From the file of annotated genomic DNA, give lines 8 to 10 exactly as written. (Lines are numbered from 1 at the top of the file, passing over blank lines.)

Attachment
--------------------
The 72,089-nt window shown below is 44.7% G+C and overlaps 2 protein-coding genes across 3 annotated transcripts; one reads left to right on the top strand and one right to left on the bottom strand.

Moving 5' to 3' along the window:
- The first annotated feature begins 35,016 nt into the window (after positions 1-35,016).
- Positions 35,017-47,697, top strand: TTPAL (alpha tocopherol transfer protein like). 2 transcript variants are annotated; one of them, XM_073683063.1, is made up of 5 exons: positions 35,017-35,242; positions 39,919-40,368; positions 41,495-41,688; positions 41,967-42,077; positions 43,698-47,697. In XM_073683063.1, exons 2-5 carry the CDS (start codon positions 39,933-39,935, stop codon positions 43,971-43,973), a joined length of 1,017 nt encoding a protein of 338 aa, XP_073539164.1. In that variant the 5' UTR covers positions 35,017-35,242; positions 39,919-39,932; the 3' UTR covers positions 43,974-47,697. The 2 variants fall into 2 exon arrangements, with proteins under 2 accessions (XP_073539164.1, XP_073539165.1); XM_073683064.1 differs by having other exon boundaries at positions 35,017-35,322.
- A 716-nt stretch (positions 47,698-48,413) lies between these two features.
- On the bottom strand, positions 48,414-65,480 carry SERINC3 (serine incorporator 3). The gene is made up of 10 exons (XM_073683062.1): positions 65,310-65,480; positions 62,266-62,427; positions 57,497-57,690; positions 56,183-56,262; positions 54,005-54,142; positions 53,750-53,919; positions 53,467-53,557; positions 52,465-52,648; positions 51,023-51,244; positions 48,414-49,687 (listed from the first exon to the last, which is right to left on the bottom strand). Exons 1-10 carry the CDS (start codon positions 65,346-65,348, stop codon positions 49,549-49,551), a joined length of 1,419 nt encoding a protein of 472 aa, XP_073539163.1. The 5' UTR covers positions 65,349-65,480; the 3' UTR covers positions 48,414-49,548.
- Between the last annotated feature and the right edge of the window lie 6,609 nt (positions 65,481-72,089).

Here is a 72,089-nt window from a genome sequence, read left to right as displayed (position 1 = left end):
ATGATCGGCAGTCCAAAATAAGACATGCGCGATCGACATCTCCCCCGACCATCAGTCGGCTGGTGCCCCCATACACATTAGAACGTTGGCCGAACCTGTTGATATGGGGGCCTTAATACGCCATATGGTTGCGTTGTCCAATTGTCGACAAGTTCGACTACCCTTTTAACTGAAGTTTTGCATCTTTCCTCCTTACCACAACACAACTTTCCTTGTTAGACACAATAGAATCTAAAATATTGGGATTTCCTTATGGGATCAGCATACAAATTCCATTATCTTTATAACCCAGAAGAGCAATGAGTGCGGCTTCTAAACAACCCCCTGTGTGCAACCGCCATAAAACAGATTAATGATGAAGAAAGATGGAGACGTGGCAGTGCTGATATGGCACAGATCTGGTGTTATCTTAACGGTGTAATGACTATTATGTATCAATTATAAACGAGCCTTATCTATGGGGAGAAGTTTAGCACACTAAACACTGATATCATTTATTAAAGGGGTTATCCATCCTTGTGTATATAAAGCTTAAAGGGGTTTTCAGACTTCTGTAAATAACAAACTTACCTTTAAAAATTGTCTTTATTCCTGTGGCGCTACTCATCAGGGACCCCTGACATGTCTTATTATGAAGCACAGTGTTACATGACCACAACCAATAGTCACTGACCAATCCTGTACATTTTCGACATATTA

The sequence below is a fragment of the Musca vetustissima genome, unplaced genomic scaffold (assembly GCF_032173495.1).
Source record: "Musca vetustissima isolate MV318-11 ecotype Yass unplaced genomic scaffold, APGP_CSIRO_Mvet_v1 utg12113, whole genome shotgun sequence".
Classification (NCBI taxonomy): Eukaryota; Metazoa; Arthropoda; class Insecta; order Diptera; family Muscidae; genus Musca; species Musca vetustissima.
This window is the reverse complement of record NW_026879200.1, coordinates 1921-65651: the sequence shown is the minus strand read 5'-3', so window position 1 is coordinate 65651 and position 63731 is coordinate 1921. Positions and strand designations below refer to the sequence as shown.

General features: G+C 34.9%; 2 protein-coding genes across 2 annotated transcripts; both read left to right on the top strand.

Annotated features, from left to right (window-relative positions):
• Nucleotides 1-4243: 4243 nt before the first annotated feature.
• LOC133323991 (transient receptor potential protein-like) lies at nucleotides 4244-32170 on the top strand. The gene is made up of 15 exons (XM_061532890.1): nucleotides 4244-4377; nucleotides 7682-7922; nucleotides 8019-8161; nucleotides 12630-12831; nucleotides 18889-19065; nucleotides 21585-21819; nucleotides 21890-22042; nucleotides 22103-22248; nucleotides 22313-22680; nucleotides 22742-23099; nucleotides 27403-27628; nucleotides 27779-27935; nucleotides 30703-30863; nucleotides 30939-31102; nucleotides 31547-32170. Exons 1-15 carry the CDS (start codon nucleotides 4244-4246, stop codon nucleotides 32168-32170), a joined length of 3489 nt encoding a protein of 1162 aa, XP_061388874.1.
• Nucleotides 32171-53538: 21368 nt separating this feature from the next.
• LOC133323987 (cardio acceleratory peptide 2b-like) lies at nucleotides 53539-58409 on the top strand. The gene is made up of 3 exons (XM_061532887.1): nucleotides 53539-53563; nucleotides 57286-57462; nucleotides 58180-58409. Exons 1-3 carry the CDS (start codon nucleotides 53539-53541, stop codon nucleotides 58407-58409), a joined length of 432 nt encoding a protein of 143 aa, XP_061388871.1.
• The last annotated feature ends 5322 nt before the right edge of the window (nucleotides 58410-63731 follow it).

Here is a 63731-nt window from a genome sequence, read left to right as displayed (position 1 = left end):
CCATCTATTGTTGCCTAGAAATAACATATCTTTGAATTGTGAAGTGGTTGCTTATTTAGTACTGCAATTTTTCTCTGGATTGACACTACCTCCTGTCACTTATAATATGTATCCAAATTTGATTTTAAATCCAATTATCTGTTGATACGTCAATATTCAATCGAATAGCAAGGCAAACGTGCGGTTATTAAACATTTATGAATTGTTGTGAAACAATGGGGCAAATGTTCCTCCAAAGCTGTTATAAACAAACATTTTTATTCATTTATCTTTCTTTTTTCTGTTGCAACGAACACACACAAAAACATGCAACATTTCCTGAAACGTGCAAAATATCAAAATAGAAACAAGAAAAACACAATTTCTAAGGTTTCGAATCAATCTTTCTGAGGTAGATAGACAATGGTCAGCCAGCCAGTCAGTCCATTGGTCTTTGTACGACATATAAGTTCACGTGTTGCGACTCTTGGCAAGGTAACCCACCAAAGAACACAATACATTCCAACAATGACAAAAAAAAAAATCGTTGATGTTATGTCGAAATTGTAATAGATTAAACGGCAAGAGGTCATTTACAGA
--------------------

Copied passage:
Here is a 72,089-nt window from a genome sequence, read left to right as displayed (position 1 = left end):
ATGATCGGCAGTCCAAAATAAGACATGCGCGATCGACATCTCCCCCGACCATCAGTCGGCTGGTGCCCCCATACACATTAGAACGTTGGCCGAACCTGTTGATATGGGGGCCTTAATACGCCATATGGTTGCGTTGTCCAATTGTCGACAAGTTCGACTACCCTTTTAACTGAAGTTTTGCATCTTTCCTCCTTACCACAACACAACTTTCCTTGTTAGACACAATAGAATCTAAAATATTGGGATTTCCTTATGGGATCAGCATACAAATTCCATTATCTTTATAACCCAGAAGAGCAATGAGTGCGGCTTCTAAACAACCCCCTGTGTGCAACCGCCATAAAACAGATTAATGATGAAGAAAGATGGAGACGTGGCAGTGCTGATATGGCACAGATCTGGTGTTATCTTAACGGTGTAATGACTATTATGTATCAATTATAAACGAGCCTTATCTATGGGGAGAAGTTTAGCACACTAAACACTGATATCATTTATTAAAGGGGTTATCCATCCTTGTGTATATAAAGCTTAAAGGGGTTTTCAGACTTCTGTAAATAACAAACTTACCTTTAAAAATTGTCTTTATTCCTGTGGCGCTACTCATCAGGGACCCCTGACATGTCTTATTATGAAGCACAGTGTTACATGACCACAACCAATAGTCACTGACCAATCCTGTACATTTTCGACATATTA

The sequence below is a fragment of the Musca vetustissima genome, unplaced genomic scaffold (assembly GCF_032173495.1).